Healthcare consumerism remains a hot topic. While a recent McKinsey article did a great job of debunking the “myth” of consumerism in healthcare, the jury is still out as to the impact consumerism can have on overall healthcare costs.
Another article on Health Affairs Blog highlighted a study by the Health Care Cost Institute calling into question the amount of impact consumers can realistically have on healthcare costs. The authors argue that consumers can only have an impact on costs where services are “shoppable” (which they define as being able to be scheduled in advance, having more than one provider available, and having pricing info available by provider), and where enough pricing variation exists. In addition, they point out that the format of the consumer’s plan benefits matters, and price shopping won’t happen or won’t pay off in cases where the consumer has only a copay. The picture painted is one in which consumers can impact only a rather small percentage of overall healthcare costs. To boot, there is evidence that the vast majority of consumers are not yet searching for and using price and quality information in their healthcare decision-making.
While the evidence, analysis, and conclusions drawn are logical, I don’t think we should dismiss healthcare consumerism and its potential. Why? Because if we do, then we’re underestimating the potential impact of changing consumer decision-making behavior on an initially smaller scale. I would argue that if consumers start doing more price-shopping on things like minor illnesses and injuries – where pricing is highly variable and shopping can save the consumer a lot of money – we will start to see a spillover effect into higher cost, higher impact items.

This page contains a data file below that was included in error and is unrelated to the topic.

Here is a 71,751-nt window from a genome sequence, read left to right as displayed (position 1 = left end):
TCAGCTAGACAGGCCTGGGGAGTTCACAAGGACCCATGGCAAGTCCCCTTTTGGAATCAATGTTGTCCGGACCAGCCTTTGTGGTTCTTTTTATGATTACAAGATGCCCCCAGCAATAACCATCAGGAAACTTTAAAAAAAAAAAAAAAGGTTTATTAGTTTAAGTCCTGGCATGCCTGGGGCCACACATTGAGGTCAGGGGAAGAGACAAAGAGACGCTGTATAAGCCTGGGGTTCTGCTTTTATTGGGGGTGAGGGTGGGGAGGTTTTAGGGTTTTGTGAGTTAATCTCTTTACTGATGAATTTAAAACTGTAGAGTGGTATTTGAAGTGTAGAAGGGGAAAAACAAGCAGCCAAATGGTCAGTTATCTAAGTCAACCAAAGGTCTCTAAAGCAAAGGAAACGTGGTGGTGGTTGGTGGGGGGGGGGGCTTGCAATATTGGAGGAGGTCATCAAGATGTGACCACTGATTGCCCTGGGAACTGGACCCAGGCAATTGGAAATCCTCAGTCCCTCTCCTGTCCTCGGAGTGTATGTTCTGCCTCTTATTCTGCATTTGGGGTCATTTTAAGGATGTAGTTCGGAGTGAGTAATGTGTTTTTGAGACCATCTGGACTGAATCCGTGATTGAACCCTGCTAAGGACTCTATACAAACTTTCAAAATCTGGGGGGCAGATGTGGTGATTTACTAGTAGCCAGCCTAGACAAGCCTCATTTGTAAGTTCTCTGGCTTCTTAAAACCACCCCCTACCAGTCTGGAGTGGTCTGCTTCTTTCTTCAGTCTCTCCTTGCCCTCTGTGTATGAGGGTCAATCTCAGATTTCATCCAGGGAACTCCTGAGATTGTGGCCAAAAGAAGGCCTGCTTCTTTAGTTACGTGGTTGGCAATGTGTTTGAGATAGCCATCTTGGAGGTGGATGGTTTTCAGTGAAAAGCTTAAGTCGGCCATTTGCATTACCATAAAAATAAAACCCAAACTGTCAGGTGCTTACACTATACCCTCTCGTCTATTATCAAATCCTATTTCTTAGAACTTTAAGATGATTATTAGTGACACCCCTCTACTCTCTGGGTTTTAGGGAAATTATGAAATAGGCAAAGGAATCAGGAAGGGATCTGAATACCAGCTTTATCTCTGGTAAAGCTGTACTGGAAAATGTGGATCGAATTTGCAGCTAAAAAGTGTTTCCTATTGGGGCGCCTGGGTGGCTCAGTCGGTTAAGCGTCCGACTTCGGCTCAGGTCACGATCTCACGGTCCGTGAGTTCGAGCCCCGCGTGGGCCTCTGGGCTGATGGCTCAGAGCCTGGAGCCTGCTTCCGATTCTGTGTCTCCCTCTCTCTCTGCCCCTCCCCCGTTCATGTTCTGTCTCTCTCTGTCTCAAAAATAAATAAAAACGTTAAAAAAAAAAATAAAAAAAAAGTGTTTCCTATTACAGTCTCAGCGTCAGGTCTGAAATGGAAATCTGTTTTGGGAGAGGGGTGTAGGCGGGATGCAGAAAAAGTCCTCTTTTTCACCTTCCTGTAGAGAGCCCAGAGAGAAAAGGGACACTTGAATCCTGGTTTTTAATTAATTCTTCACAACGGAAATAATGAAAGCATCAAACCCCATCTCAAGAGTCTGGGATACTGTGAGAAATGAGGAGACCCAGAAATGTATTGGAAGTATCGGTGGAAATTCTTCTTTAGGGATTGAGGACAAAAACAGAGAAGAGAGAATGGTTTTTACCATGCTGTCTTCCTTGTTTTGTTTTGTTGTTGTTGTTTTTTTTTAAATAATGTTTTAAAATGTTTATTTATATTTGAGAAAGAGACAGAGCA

I can say from personal experience that I’ve learned that it pays mightily to shop around for urgent care – the nearby in-pharmacy clinic or urgent care center is significantly cheaper than the ER for an after-hours sore throat emergency, especially when you have a high deductible health plan. Having experienced this a few times now, I know not to run to the emergency room first, and my pocketbook is much happier as a result! And that important lesson has spilled over into my decisions around higher ticket items such as diagnostics. I have learned to investigate freestanding imaging centers rather than the hospital location when the doctor orders a test. In addition to realizing cost savings, I’m developing comfort with using these alternative delivery mechanisms. I definitely feel that as I get more experience with seeking out cost-effective options in these smaller-impact scenarios, it is changing my behavior and making me a better, more price-conscious consumer overall.
Small steps can lead to big changes, and I believe consumers will continue to push the envelope on healthcare price transparency as they get comfortable with price shopping on a smaller scale.